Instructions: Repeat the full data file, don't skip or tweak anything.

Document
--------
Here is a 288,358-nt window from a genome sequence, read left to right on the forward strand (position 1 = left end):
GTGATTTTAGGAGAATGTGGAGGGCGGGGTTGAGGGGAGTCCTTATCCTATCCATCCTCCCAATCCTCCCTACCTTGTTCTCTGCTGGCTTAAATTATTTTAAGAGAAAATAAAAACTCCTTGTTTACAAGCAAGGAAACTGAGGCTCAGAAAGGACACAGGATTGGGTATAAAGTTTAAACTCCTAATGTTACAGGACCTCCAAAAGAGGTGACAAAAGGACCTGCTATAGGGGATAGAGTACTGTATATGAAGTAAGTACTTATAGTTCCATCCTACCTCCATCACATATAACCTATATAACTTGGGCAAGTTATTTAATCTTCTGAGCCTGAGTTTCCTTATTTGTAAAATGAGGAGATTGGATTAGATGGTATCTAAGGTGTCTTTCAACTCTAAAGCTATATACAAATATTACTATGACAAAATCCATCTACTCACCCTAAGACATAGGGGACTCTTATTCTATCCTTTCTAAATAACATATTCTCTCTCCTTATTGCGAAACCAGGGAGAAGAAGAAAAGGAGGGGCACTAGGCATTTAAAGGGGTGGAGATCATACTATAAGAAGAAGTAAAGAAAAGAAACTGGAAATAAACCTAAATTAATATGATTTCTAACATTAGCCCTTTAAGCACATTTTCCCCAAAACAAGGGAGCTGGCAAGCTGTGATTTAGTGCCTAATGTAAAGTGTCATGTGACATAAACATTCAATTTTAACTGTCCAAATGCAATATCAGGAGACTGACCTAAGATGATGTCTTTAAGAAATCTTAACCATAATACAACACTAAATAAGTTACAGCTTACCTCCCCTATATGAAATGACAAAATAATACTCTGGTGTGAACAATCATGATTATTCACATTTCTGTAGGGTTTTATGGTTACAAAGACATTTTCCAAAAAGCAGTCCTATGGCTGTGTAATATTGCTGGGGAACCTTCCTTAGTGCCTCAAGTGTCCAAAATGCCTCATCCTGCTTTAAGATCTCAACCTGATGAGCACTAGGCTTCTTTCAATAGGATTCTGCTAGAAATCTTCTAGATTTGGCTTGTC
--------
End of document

Here is a 288,358-nt window from a genome sequence, read left to right on the forward strand (position 1 = left end):
GTGATTTTAGGAGAATGTGGAGGGCGGGGTTGAGGGGAGTCCTTATCCTATCCATCCTCCCAATCCTCCCTACCTTGTTCTCTGCTGGCTTAAATTATTTTAAGAGAAAATAAAAACTCCTTGTTTACAAGCAAGGAAACTGAGGCTCAGAAAGGACACAGGATTGGGTATAAAGTTTAAACTCCTAATGTTACAGGACCTCCAAAAGAGGTGACAAAAGGACCTGCTATAGGGGATAGAGTACTGTATATGAAGTAAGTACTTATAGTTCCATCCTACCTCCATCACATATAACCTATATAACTTGGGCAAGTTATTTAATCTTCTGAGCCTGAGTTTCCTTATTTGTAAAATGAGGAGATTGGATTAGATGGTATCTAAGGTGTCTTTCAACTCTAAAGCTATATACAAATATTACTATGACAAAATCCATCTACTCACCCTAAGACATAGGGGACTCTTATTCTATCCTTTCTAAATAACATATTCTCTCTCCTTATTGCGAAACCAGGGAGAAGAAGAAAAGGAGGGGCACTAGGCATTTAAAGGGGTGGAGATCATACTATAAGAAGAAGTAAAGAAAAGAAACTGGAAATAAACCTAAATTAATATGATTTCTAACATTAGCCCTTTAAGCACATTTTCCCCAAAACAAGGGAGCTGGCAAGCTGTGATTTAGTGCCTAATGTAAAGTGTCATGTGACATAAACATTCAATTTTAACTGTCCAAATGCAATATCAGGAGACTGACCTAAGATGATGTCTTTAAGAAATCTTAACCATAATACAACACTAAATAAGTTACAGCTTACCTCCCCTATATGAAATGACAAAATAATACTCTGGTGTGAACAATCATGATTATTCACATTTCTGTAGGGTTTTATGGTTACAAAGACATTTTCCAAAAAGCAGTCCTATGGCTGTGTAATATTGCTGGGGAACCTTCCTTAGTGCCTCAAGTGTCCAAAATGCCTCATCCTGCTTTAAGATCTCAACCTGATGAGCACTAGGCTTCTTTCAATAGGATTCTGCTAGAAATCTTCTAGATTTGGCTTGTC